Responses to the second tranche of the survey further confused the issue. As noted above, the two definitions we tested were, to some extent, incompatible. Nevertheless, 14 out of 27 respondents either Agreed or Strongly Agreed with both. Only seven respondents Agreed or Strongly Agreed with one definition, and Disagreed or Strongly Disagreed with the other, all of whom Agreed or Strongly Agreed with the first definition—“Sexually explicit materials intended to arouse”—and Disagreed or Strongly Disagreed with the second definition (“not a thing but a concept”). Of these seven respondents, four were in the social sciences (psychology, communication studies, and public health), while three were in the humanities (media studies and cultural studies). Just one respondent Disagreed or Strongly Disagreed with both definitions (a humanities researcher from film studies).
This complex pattern of responses suggests that, rather than a single definition of pornography, if we employ both definitions we are more likely to meet the needs of an interdisciplinary cohort of pornography researchers. But how could a dual definition be operationalized in future research?
As noted above, for some researchers the complexity of the reality of pornography must elude any possible definition in language. To say that pornography is “sexually explicit material intended to arouse” may not, as Willoughby and Busby (2016) argue, match up with the ways in which consumers are deciding what pornography is in their own consumption practices. As Andrews (2012, p. 459) writes, “pornography, the dominant social concepts, cannot possibly cover pornography, the actual aesthetic forms.” For researchers taking this perspective, the second definition fits their approach:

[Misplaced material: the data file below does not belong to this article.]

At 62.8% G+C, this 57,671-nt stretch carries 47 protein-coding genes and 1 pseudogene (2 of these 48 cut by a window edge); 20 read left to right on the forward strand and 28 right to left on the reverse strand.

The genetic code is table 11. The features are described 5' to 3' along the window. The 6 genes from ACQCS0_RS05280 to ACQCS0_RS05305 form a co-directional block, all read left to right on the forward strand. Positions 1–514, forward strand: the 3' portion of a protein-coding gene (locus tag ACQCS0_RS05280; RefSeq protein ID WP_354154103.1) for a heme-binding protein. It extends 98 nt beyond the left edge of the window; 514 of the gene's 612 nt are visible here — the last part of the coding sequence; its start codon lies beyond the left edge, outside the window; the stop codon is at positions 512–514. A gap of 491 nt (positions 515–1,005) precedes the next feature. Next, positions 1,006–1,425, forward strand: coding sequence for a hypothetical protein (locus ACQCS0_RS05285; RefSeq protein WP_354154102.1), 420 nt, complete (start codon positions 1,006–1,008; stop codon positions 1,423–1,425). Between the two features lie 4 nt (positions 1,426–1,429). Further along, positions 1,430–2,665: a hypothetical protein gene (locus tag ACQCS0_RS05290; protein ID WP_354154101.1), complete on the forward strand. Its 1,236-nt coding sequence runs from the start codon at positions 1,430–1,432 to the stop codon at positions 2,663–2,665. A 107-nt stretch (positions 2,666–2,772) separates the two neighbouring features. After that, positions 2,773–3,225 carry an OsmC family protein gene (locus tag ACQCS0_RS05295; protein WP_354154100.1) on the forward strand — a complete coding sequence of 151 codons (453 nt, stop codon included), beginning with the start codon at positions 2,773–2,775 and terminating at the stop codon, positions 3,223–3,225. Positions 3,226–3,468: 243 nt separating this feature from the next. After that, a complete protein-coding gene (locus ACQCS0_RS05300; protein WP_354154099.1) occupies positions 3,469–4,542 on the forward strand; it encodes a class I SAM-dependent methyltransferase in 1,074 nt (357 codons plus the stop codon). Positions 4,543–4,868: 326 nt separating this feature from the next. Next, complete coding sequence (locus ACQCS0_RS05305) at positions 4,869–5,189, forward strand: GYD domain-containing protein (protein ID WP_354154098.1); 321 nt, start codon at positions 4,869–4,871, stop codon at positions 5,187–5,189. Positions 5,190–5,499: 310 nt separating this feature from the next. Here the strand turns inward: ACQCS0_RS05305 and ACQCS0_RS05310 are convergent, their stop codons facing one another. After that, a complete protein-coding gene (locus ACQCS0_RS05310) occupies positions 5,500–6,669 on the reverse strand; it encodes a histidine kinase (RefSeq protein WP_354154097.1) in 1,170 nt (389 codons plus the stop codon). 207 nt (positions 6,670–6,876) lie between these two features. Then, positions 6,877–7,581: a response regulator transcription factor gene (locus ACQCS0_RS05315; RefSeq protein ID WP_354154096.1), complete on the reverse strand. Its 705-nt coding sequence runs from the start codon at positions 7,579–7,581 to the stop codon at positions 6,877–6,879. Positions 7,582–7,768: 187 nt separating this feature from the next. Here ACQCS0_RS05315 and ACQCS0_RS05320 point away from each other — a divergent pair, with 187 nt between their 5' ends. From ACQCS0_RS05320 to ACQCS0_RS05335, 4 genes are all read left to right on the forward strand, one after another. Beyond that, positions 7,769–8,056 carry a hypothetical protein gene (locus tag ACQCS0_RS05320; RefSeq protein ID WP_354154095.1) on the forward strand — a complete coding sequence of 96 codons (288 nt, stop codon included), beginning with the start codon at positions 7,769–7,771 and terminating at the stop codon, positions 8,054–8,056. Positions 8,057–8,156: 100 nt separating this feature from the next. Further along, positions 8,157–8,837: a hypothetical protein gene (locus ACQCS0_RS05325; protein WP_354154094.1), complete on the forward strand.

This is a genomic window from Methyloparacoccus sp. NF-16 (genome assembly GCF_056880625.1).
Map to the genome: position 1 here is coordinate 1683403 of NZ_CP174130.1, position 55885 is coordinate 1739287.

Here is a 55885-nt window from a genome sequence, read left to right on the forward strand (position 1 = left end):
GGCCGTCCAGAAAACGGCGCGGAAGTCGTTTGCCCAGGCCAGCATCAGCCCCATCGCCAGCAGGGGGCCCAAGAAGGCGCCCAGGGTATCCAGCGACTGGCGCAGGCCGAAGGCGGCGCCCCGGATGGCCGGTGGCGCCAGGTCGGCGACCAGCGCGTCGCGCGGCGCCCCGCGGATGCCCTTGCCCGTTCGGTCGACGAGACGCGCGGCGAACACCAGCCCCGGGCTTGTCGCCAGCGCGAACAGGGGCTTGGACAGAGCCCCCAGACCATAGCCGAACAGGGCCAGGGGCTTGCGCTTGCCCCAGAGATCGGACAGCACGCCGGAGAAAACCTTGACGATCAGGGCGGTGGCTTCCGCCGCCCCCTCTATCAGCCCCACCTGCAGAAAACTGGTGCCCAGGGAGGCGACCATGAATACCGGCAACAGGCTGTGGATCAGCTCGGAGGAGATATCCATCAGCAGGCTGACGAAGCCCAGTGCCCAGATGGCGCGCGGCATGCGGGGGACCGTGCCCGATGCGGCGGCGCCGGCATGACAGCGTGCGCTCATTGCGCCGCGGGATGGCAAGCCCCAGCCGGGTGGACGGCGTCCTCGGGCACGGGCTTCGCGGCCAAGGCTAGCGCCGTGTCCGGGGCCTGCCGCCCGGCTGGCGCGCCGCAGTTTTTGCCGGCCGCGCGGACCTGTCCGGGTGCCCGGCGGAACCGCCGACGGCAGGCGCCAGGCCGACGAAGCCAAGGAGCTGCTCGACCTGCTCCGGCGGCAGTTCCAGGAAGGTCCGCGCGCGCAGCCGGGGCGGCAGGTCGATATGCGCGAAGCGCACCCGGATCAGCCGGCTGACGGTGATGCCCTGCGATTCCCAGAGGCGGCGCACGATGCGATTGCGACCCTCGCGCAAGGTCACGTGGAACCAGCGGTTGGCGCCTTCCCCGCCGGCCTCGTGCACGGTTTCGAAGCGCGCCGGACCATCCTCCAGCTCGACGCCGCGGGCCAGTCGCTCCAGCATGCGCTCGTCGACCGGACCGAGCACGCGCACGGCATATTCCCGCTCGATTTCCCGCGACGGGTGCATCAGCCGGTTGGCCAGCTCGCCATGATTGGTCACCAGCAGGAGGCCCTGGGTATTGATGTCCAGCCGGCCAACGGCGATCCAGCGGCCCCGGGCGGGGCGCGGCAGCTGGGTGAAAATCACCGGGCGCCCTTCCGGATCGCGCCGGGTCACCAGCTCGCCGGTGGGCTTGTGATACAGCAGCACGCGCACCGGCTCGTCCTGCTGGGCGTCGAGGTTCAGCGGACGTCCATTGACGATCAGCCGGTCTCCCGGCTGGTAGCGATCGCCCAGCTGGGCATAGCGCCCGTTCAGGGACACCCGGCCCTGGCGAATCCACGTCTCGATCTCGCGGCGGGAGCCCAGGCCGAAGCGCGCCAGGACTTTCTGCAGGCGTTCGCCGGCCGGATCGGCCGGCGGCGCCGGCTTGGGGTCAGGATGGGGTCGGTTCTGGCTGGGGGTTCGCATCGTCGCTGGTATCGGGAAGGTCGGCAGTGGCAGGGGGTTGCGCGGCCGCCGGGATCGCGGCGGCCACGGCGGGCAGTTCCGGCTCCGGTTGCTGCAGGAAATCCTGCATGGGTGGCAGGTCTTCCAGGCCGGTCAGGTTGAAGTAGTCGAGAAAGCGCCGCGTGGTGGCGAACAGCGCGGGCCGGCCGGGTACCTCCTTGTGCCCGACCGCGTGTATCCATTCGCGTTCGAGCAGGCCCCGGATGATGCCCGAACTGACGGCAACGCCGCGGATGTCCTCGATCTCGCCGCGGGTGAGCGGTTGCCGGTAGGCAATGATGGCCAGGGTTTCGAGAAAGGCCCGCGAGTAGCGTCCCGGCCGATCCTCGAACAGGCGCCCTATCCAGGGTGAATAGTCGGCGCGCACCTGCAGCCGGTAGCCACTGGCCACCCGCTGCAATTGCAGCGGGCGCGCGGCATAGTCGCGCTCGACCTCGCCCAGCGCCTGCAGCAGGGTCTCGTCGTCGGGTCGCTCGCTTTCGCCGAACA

Pornography is not a thing but a concept, a category of texts managed by institutions led by powerful groups in society in order to control the circulation of knowledge and culture, changing according to geographical location and period.
This definition works well for projects that do not need to gather empirical data; projects in those disciplines where the very act of keeping open the discussion of how to define pornography is the very point of the work itself. For example, Rose’s (2012) philosophical article “The definition of pornography and avoiding normative silliness: a commentary adjunct to Rea’s definition” produces a definition of pornography, only to then critique an element of his own definition as being problematic, before then noting that “such a metaphysics of community is beyond the scope of this paper,” and ending the argument there (Rose, 2012). Researchers in these disciplines can refuse to compromise on an imperfect definition of pornography, always pointing out problems with any proposed definition, thus infinitely delaying a final consensus. This approach remains true to lived complexity, but fails to produce final, agreed operational terms that allow for empirical research. Humanities researchers are fascinated by the definition of terms and discussing definitions of key terms is a vital part of the humanities project; but there is little sense that at any point a definition must be locked down and agreed so that discussions about it can end.
However, the relationship to definitions of researchers working on empirical projects must be slightly different. If one wishes to conduct empirical research to produce replicable data—such as through surveys and content analysis—it is necessary to agree on a definition of the object being studied, even if that definition is understood to be imperfect or incomplete.